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The Bills Next Door

Those who truly follow a franchise end up caring about more than the score. Bills fans are invested in the lives of players they admire in a natural extension of rabid fandom. The mutual feeling has been facilitated by how many pros commit to the area after their athletic careers. Many retain their new ZIP codes even after they don’t have to be around for work.

(Rick Stewart /Allsport)

Steve Tasker is one former Bills player who now calls Buffalo home. (Rick Stewart /Allsport)

Local resident Jim Kelly is hopefully being sustained by the never-ending dedication. Fans following his health struggles have had a crash course on cancer treatment as they yearn for promising updates. The courageousness he displayed during games has become even more indispensable in retirement.

Buffalo’s affiliation with players merely starts with watching games. The bond between competitors and viewers becomes especially strong when the former stay in the area even after their contracts expire. It’s remarkable how many jocks become our neighbors after first coming here thanks to a draft, trade, or free agent contract that expires after a few years. Former Bills deciding to make Western New York their permanent home mirrors how we choose to be fans.

You might like it if you try it. The ignorant scoff at the Queen City without feeling the need to have ever lived there themselves. Most notably, Kelly’s initial contempt for this area evaporated once he experienced life within its boundaries. Many guests change their attitude once they learn about the material, natural, and human assets of the state’s western corner. They gradually realize they weren’t just visiting all along.

Aside from damning those who serve ranch dressing with wings, Western New Yorkers can best be identified by the happiness they display for anyone from the area who excels. The enthusiasm applies whether those thriving were born there or landed later. The Goo Goo Dolls may now be a Los Angeles-based prom theme generator, but we’ll always be semi-proud of a prominent band that started with rowdy sets at the Continental. The process is enjoyable even if the end is a letdown. Losing the Super Bowl doesn’t diminish fond memories of the Conference Championship.

The bond is even stronger for those who took the reverse direction down the path. Buffalonians like watching Steve Tasker succeed at broadcasting not just due to how he he busted his tail covering kicked balls for the local football side, but also because he settled in their neck of the woods. Feeling happiness for their kids and sympathy for losses is what you do with those you consider allies.

It’s easy to maintain fondness for ex-jocks who enhance their selected town. Those who transitioned from the locker room to prominent local positions like Booker Edgerson and Ed Rutkowski turned around and helped the place that was welcoming to them.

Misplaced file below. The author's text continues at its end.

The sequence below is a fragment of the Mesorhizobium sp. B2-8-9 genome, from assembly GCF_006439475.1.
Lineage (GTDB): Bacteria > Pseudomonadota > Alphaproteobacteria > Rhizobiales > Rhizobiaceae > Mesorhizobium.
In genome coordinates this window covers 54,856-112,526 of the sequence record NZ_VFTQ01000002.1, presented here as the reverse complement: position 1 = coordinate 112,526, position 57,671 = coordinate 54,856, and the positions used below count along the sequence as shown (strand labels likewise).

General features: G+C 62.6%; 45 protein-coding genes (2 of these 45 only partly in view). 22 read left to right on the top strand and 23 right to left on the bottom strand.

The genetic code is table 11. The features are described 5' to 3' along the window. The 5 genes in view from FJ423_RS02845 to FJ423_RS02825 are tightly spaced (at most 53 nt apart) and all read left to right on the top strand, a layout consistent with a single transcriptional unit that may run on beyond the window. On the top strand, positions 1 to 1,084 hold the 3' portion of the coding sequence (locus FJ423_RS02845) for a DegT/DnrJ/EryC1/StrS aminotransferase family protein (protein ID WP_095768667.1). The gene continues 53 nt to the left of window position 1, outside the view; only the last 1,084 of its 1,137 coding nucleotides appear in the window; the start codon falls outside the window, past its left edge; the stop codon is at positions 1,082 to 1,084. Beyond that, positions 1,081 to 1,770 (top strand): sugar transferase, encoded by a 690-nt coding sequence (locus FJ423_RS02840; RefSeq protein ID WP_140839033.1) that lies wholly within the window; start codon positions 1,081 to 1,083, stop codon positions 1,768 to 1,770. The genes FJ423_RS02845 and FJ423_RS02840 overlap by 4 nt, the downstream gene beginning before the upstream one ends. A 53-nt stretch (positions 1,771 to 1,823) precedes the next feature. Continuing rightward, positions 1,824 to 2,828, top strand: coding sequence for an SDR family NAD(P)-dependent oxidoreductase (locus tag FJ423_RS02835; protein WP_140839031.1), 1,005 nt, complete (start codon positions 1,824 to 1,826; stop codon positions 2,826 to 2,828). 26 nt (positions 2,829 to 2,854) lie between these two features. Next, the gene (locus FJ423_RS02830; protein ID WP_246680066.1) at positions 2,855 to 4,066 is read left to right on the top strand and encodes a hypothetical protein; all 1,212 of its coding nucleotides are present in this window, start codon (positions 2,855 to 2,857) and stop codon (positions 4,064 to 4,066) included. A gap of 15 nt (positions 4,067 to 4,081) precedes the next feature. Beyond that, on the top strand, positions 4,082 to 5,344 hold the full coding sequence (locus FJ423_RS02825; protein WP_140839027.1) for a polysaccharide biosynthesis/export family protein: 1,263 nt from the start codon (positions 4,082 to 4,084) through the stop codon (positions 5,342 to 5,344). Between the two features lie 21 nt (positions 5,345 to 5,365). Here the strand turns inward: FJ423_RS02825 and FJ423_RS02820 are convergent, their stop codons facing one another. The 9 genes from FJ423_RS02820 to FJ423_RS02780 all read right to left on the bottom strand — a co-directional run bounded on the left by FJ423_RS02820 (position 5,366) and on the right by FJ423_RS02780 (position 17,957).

Some ex-players are forced to face challenges far more daunting than enduring a season of double-digit losses. The return of Kelly’s cancer seemed particularly cruel, especially at a time when he was among those reeling from Ralph Wilson’s death. Meanwhile, fans endure grief for people they may have never met.

Cancer has already taken its toll: this team lost Jim Braxton and Bob Chandler from the ’70s teams to the malignancy, while Joe Ferguson has battled the disease as well. It doesn’t seem fair, because it’s not. Summoning the strength to hope and persevere as best as possible is the only response.

Players coping with ghastly illnesses soberly bring mortality to mind. We raise them to mythical status before life’s crises make us realize that they’re normal people, even if they possess an extraordinary ability.

Fans can only make it clear that their support for athletes is unflagging. The habit of doing so among those who like Erie County’s teams is why so many hired guns never leave. They settle in the area without settling. Buffalonians in location and spirit don’t stop being fans when a player retires, as demonstrated by cheering for those who wore the jerseys as well.

Anthony Bialy

About Anthony Bialy

Anthony Bialy lives in New York City and acts like he's still in Buffalo. He thinks "Buffalo 66" is biographical and considers it a crime against mankind that Steve Tasker is not in the Hall of Fame. He knows every bodega in Manhattan which sells Labatt Blue. Follow him on Twitter at @AnthonyBialy.

One thought on “The Bills Next Door

  1. This is a great piece; thanks for writing it. It has been the case with Bills players since the earliest years. Receiver Ernie Warlick co-hosted a local morning television talk show in the 1960’s, and I remember shaking Jack Kemp’s (huge) hand at a local chicken barbecue when he was running to represent the area in Congress. I will always recall the night when Bills players came to my high school to play a benefit exhibition basketball game against the faculty. Just regular guys having fun for a good cause, while forging this bond with the community from the very beginning.